Discrete-time stochastic processes

The function r has a strictly positive second

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Unformatted text preview: B ) is irreducible, show that the new process is reversible and find its steady state probabilities. Exercise 6.24. Consider a queueing system with two classes of customers. Type A customer arrivals are Poisson with rate ∏A and Type B customer arrivals are Poisson with rate ∏B . The service time for type A customers is exponential with rate µA and that for type B is exponential with rate µB . Each service time is independent of all other service times and of all arrival epochs. a) First assume there are infinitely many identical servers, and each new arrival immediately enters an idle server and begins service. Let the state of the system be (i, j ) where i and j are the numbers of type A and B customers respectively in service. Draw a graph of the state transitions for i ≤ 2, j ≤ 2. Find the steady state PMF, {p(i, j ); i, j ≥ 0}, for the Markov process. Hint: Note that the type A and type B customers do not interact. b) Assume for the rest of the exercise that there is some finite number m of servers. Customers who arrive when all servers are occupied are turned away. Find the steady state PMF, {p(i, j ); i, j ≥ 0, i + j ≤ m}, in terms of p(0, 0) for this Markov process. Hint: Combine part (a) with the result of Exercise 6.23. c) Let Qn be the probability that there are n customers in service at some given time in steady state. Show that Qn = p(0, 0)ρn /n! for 0 ≤ n ≤ m where ρ = ρA + ρB , ρA = ∏A /µA , and ρB = ∏B /µB . Solve for p(0, 0). Exercise 6.25. a) Generalize Exercise 6.24 to the case in which there are K types of customers, each with independent Poisson arrivals and each with independent exponential service times. Let ∏k and µk be the arrival rate and service rate respectively for the kh user type, 1 ≤ k ≤ K . Let ρk = ∏k /µk and ρ = ρ1 + ρ2 + · · · + ρK . In particular, show, as before, that the probability of n customers in the system is Qn = p(0, . . . , 0)ρn /n! for 0 ≤ n ≤ m. 6.9. EXERCISES 277 b) View the customers in part (a) as a single type of customer with Poisson arrivals of rate P P ∏ = k ∏k and with a service density k (∏k /∏)µk exp(−µk x). Show that the expected service time is ρ/∏. Note that what you have shown is that, if a service distribution can be represented as a weighted sum of exponentials, then the distribution of customers in the system is the same as for the M/M/m,m queue with equal mean service time. Exercise 6.26. Consider a sampled-time M/D/m/m queueing system. The arrival process is Bernoulli with probability ∏ << 1 of arrival in each time unit. There are m servers; each arrival enters a server if a server is not busy and otherwise the arrival is discarded. If an arrival enters a server, it keeps the server busy for d units of time and then departs; d is some integer constant and is the same for each server. Let n, 0 ≤ n ≤ m be the number of customers in service at a given time and let xi be the number of time units that the ith of those n customers (in order of arrival) has been in service. Thus the state of the system can be taken as (n, x ) = (n, x1 , x2 , . . . , xn ) where 0 ≤ n ≤ m and 1 ≤ x1 < x2 < . . . < xn ≤ d. Let A(n, x ) denote the next state if the present state is (n, x ) and a new arrival enters service. That is, A(n, x ) = (n + 1, 1, x1 + 1, x2 + 1, . . . , xn + 1) A(n, x ) = (n, 1, x1 + 1, x2 + 1, . . . , xn−1 + 1) for n < m and xn < d (6.90) for n ≤ m and xn = d. (6.91) That is, the new customer receives one unit of service by the next state time, and all the old customers receive one additional unit of service. If the oldest customer has received d units of service, then it leaves the system by the next state time. Note that it is possible for a customer with d units of service at the present time to leave the system and be replaced by an arrival at the present time (i.e., (6.91) with n = m, xn = d). Let B (n, x ) denote the next state if either no arrival occurs or if a new arrival is discarded. B (n, x ) = (n, x1 + 1, x2 + 1, . . . , xn + 1) for xn < d B (n, x ) = (n − 1, x1 + 1, x2 + 1, . . . , xn−1 + 1) for xn = d. (6.92) (6.93) a) Hypothesize that the backward chain for this system is also a sampled-time M/D/m/m queueing system, but that the state (n, x1 , . . . , xn )(0 ≤ n ≤ m, 1 ≤ x1 < x2 < . . . < xn ≤ d) has a different interpretation: n is the number of customers as before, but xi is now the remaining service required by customer i. Explain how this hypothesis leads to the following steady state equations: ∏πn,x ∏πn,x (1 − ∏)πn,x (1 − ∏)πn,x = (1 − ∏)πA(n,x ) = ∏πA(n,x ) = ∏πB (n,x ) = (1 − ∏)πB (n,x ) ; n < m, xn < d ; n ≤ m, xn = d ; n ≤ m, xn = d ; n ≤ m, xn < d. (6.94) (6.95) (6.96) (6.97) b) Using this hypothesis, find πn,x in terms of π0 , where π0 is the probability of an empty system. Hint: Use (6.96) and (6.97); your answer should depend on n, but not x . 278 CHAPTER 6. MARKOV PROCESSES WITH C...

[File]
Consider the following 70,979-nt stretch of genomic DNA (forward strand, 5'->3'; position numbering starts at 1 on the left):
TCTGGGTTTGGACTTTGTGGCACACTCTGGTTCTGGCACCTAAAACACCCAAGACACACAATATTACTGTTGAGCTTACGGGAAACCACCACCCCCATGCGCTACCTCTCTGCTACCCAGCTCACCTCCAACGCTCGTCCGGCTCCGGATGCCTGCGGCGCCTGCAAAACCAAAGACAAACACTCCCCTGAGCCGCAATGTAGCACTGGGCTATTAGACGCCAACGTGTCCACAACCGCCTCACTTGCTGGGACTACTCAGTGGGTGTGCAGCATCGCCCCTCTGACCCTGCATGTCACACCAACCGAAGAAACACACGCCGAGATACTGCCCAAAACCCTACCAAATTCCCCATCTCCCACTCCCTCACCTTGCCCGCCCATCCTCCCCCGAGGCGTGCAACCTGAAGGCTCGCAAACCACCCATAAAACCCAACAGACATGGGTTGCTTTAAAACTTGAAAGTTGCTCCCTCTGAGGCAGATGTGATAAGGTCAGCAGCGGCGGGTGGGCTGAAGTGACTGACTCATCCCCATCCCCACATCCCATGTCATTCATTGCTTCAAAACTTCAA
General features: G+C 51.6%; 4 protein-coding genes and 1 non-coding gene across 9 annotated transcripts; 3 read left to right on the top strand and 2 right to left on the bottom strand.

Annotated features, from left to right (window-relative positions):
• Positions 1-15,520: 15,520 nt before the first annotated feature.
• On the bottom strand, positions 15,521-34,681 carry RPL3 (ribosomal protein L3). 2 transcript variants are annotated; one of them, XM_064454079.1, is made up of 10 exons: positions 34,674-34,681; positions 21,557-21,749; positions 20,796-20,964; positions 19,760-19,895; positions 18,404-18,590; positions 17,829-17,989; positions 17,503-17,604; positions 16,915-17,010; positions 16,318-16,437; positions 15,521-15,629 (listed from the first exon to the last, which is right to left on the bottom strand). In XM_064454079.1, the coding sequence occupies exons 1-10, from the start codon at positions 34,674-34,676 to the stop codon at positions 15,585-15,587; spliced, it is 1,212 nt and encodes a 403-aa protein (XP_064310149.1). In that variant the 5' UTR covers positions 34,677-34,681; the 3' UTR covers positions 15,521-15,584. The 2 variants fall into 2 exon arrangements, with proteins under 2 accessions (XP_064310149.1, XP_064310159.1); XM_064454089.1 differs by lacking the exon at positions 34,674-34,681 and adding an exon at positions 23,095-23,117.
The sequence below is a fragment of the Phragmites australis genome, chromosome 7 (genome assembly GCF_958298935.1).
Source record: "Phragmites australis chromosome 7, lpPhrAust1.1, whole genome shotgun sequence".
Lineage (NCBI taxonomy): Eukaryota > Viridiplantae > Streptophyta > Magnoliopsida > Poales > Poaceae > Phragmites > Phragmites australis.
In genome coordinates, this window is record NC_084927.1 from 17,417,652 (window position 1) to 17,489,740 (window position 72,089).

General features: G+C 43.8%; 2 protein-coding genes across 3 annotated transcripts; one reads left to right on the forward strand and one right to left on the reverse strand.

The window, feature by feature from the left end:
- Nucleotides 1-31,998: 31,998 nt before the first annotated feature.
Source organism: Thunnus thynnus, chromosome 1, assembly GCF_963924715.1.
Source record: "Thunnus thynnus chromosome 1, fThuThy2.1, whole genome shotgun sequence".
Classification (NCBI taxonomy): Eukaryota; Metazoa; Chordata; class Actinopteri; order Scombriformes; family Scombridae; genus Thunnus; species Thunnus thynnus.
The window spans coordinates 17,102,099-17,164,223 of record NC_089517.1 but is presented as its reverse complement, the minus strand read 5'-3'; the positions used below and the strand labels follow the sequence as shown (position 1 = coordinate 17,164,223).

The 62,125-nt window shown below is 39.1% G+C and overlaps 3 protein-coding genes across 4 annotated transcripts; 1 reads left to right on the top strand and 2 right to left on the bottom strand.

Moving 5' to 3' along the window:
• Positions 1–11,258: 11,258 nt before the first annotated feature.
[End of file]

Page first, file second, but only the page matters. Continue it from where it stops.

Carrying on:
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This note was uploaded on 09/27/2010 for the course EE 229 taught by Professor R.srikant during the Spring '09 term at University of Illinois, Urbana Champaign.

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